I like it too. I read it during lessons at school so progress isn't as fast as I would like it to be but the story is a little bit slow and some side-plots don't have much to do with the main story. But the book's pretty good, I admit.
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« Reply #2887 on: March 07, 2013, 12:59:00 PM »

Just read a preview of Timmy Failure: Mistakes Were Made and now waaaaaaant the full monty! *grabbyhands*
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« Reply #2888 on: March 07, 2013, 07:23:45 PM »

Irish poetry. Specifically, that of Æ (George William Russell) and Yeats (to a lesser extent).

A part of me wants to delve into Joycean literature, but the experiences of others have made me apprehensive to say the least. Not sure I am up for the challenge.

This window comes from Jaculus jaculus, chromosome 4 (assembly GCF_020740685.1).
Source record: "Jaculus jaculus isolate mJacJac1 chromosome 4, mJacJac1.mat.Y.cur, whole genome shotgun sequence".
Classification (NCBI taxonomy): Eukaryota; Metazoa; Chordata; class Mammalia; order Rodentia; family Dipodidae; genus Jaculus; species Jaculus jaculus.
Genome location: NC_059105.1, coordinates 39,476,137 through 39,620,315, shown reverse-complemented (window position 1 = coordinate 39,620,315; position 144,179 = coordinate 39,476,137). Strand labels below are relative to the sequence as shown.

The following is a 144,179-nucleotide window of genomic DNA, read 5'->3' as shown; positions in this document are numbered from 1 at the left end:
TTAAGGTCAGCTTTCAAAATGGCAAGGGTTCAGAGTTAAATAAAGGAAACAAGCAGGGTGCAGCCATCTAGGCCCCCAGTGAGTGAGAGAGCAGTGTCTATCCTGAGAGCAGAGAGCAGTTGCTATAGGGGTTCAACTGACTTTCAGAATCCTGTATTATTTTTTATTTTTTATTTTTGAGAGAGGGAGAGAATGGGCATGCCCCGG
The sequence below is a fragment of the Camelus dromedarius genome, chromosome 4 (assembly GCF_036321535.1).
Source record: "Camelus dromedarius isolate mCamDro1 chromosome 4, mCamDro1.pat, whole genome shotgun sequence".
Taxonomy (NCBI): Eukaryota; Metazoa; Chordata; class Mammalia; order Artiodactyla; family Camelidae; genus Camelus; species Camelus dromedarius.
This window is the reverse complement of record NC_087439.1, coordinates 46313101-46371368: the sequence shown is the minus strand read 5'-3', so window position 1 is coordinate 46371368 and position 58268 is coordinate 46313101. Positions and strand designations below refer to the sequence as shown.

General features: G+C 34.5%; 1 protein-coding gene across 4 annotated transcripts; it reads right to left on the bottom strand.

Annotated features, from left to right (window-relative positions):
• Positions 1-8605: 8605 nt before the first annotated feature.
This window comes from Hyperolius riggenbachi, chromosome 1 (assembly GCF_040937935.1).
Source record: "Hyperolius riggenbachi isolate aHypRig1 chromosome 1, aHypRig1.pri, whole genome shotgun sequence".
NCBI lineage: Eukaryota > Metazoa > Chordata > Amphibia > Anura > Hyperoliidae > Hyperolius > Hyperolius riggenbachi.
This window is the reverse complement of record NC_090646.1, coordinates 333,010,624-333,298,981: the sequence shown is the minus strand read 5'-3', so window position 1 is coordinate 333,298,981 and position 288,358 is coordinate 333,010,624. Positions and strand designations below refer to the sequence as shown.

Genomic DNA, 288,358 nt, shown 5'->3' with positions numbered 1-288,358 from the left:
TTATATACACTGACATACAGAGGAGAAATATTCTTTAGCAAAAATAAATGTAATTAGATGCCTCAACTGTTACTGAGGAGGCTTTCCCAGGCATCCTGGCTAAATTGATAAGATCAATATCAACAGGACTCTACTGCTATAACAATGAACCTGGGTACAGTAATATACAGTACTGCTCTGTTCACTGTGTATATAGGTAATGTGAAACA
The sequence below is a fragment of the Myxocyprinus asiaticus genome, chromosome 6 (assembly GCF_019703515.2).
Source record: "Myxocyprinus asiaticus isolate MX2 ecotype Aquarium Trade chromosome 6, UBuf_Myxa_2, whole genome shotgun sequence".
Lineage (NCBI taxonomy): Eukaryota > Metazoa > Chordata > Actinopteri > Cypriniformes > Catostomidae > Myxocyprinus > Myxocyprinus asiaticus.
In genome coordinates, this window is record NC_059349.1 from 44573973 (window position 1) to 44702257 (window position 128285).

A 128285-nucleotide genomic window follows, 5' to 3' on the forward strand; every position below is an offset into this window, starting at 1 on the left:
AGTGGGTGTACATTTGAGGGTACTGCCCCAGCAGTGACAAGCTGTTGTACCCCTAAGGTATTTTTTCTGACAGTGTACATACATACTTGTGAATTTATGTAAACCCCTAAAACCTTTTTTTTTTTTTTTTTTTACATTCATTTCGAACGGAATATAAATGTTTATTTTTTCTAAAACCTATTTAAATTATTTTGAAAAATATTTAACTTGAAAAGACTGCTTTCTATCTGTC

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« Reply #2889 on: March 07, 2013, 07:56:23 PM »

Would anyone here be interested in a literature thread? This would probably be something along the lines of mini-reviews and discussions, so a bit more in depth than what this thread usually has, but not so in depth that new threads are required or full-blown reviews are given for each text.
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« Reply #2890 on: March 08, 2013, 12:37:40 AM »

Would anyone here be interested in a literature thread? This would probably be something along the lines of mini-reviews and discussions, so a bit more in depth than what this thread usually has, but not so in depth that new threads are required or full-blown reviews are given for each text.

Yeah man! Get it started! Smiley



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« Reply #2891 on: March 08, 2013, 01:19:19 AM »

Would anyone here be interested in a literature thread? This would probably be something along the lines of mini-reviews and discussions, so a bit more in depth than what this thread usually has, but not so in depth that new threads are required or full-blown reviews are given for each text.
Not a bad idea.  Smiley
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« Reply #2892 on: March 08, 2013, 02:02:50 AM »